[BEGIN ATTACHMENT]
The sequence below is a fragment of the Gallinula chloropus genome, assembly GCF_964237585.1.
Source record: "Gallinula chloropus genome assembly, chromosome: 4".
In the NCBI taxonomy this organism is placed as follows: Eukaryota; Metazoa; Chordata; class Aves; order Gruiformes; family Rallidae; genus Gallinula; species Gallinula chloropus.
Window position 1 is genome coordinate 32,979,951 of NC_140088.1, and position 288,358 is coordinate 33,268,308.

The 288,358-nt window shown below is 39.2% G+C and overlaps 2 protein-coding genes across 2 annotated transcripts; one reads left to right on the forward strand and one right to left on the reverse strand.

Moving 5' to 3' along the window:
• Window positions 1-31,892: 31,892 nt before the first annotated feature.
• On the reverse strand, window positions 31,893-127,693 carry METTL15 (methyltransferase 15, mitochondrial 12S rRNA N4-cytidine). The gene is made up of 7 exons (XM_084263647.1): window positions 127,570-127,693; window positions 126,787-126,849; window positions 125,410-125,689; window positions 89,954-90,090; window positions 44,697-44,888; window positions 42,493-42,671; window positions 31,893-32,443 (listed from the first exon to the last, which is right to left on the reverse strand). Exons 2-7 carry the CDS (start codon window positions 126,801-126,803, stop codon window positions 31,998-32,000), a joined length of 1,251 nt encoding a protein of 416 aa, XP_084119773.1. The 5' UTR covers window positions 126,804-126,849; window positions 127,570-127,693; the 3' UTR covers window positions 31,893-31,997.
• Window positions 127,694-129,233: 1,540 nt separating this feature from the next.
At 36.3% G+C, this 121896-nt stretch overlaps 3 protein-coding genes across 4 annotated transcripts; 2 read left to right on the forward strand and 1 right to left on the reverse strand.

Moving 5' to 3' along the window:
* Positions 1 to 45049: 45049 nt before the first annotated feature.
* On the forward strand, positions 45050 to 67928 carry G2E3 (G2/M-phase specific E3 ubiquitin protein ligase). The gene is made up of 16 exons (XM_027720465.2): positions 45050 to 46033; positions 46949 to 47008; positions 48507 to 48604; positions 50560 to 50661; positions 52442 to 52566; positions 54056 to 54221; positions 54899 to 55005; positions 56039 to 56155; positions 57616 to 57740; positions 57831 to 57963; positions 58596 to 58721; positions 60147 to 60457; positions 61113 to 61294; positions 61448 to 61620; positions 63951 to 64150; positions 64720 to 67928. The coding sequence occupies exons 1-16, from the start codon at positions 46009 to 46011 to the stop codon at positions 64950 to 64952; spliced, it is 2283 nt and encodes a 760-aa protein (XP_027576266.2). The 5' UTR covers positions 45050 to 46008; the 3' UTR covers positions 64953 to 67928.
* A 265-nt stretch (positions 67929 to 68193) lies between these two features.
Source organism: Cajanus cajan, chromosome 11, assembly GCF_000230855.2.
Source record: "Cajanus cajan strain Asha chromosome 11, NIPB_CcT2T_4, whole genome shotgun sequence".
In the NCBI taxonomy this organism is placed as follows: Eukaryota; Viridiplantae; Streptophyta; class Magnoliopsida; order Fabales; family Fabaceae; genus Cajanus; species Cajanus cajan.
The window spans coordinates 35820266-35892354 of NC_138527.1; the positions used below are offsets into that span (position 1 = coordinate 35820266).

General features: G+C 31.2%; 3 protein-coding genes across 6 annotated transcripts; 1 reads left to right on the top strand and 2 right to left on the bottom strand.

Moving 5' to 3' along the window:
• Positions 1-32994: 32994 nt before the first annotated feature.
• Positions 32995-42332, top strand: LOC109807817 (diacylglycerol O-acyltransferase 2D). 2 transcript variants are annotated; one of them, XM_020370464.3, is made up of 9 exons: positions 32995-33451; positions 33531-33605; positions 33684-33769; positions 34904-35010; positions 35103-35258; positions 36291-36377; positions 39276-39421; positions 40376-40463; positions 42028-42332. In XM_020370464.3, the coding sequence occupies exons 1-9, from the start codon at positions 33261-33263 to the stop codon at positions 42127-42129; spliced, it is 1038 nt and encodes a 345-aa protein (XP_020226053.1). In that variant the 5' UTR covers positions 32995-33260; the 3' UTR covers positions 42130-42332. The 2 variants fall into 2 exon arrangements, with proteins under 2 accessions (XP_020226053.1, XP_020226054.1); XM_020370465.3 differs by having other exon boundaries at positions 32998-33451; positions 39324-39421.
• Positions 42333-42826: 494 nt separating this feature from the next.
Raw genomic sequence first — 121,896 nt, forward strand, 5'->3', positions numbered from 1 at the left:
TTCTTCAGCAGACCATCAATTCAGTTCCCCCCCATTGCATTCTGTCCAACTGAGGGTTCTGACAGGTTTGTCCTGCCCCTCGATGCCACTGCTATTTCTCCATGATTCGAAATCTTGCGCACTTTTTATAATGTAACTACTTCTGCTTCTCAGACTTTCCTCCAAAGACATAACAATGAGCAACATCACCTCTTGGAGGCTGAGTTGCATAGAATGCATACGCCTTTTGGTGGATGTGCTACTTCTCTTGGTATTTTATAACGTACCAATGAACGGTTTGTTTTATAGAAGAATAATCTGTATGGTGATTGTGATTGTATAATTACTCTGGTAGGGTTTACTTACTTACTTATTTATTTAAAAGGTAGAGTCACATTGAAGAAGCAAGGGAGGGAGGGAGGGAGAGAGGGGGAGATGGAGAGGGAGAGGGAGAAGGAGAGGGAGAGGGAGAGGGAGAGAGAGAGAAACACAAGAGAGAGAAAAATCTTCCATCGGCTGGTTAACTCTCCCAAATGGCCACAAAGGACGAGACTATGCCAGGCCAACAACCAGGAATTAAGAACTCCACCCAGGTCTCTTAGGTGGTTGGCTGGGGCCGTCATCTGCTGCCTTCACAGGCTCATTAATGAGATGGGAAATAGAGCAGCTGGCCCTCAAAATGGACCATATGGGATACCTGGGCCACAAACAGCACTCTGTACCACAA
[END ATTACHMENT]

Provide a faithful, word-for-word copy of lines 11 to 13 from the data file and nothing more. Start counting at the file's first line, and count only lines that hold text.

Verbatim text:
Moving 5' to 3' along the window:
* Positions 1 to 45049: 45049 nt before the first annotated feature.
* On the forward strand, positions 45050 to 67928 carry G2E3 (G2/M-phase specific E3 ubiquitin protein ligase). The gene is made up of 16 exons (XM_027720465.2): positions 45050 to 46033; positions 46949 to 47008; positions 48507 to 48604; positions 50560 to 50661; positions 52442 to 52566; positions 54056 to 54221; positions 54899 to 55005; positions 56039 to 56155; positions 57616 to 57740; positions 57831 to 57963; positions 58596 to 58721; positions 60147 to 60457; positions 61113 to 61294; positions 61448 to 61620; positions 63951 to 64150; positions 64720 to 67928. The coding sequence occupies exons 1-16, from the start codon at positions 46009 to 46011 to the stop codon at positions 64950 to 64952; spliced, it is 2283 nt and encodes a 760-aa protein (XP_027576266.2). The 5' UTR covers positions 45050 to 46008; the 3' UTR covers positions 64953 to 67928.